Escaping to England from a French embezzlement charge, widower Henry Scarlett is accompanied by daughter Sylvia who, to avoid detection, "disguises" herself as a boy, "Sylvester." They are ... See full summary »
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A young man falls in love with a girl from a rich family. His unorthodox plan to go on holiday for the early years of his life is met with skepticism by everyone except for his fiancée's eccentric sister and long-suffering brother.
After spending fifteen years in an asylum, Hilary Fairfield escapes from the institution after regaining his sanity. He finds that things at home are different than when he left them. His wife has divorced him and is already planning her next marriage, and his daughter has grown up throughout the years and is planning to marry as well. Written by
Worth seeing for Katharine Hepburn. The film starts out in a provincially normal household, a mansion complete with servants, and aging auntie (sister of the patient) and a suitor (Canvanagh) for Hepburn.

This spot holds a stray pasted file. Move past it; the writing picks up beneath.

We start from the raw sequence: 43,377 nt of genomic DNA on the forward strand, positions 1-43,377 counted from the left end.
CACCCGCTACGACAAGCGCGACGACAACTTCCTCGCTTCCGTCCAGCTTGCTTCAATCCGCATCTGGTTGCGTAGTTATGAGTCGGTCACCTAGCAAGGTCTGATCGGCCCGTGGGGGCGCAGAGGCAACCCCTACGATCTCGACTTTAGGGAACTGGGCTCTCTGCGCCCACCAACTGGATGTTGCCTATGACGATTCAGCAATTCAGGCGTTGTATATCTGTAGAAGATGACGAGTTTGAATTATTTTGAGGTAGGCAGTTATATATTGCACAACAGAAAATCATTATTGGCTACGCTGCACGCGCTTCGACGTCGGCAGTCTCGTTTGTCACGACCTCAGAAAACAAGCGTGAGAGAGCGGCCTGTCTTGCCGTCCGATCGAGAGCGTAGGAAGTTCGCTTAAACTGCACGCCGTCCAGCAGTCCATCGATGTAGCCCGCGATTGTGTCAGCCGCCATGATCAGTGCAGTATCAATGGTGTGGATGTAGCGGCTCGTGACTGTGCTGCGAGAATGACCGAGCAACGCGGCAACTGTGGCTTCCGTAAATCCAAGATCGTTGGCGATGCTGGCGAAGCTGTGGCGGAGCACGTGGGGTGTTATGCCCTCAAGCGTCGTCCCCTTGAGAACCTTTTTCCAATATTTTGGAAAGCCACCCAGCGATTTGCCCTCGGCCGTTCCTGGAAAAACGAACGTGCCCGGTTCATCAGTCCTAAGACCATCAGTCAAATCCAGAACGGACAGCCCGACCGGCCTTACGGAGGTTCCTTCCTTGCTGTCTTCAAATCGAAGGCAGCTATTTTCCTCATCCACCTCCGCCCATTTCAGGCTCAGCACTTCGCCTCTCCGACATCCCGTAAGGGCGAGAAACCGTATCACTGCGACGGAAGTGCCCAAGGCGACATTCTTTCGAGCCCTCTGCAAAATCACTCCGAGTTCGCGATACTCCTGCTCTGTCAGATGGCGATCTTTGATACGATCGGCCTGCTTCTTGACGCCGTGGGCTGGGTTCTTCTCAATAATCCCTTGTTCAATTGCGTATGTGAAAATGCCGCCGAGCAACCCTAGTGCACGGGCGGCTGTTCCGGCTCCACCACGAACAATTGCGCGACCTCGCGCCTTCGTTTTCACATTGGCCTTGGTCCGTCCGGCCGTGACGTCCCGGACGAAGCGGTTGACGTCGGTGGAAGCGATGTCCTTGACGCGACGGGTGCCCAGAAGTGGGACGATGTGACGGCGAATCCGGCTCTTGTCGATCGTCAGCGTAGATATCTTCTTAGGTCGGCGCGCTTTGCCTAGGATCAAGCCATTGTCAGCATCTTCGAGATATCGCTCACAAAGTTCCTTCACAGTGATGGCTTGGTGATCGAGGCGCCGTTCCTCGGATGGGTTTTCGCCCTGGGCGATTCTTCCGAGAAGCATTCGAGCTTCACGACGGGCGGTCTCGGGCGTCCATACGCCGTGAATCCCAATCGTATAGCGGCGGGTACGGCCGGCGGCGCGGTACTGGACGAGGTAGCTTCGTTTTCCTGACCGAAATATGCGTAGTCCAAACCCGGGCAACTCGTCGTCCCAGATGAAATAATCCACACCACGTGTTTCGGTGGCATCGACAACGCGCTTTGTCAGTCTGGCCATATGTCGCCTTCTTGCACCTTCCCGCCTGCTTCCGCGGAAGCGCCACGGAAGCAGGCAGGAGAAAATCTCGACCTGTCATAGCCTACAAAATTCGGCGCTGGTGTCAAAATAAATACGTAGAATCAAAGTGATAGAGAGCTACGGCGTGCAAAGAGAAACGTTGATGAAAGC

The story is rather basic, Barrymore wishes to return after his long hospitalization. Of course, life has not stopped (except for him.) A tragic story in any sense, and well portrayed here, if not a bit melodramatic. Billie Burke delivers a dated and frilly performance as a woman re-marrying. For 1932 the topic of psychological disorders being addressed at all is to be commended.
My mother had always loved Barrymore, and he does have the obsessive qualities which would categorize a man who has been traumatized. Billie Burke as the rejecting wife who now wants to re-marry. The topic of mental illness and post traumatic stress is still rarely covered in any semblance of realism, so this film is noteworthy on this issue alone. 8/10.
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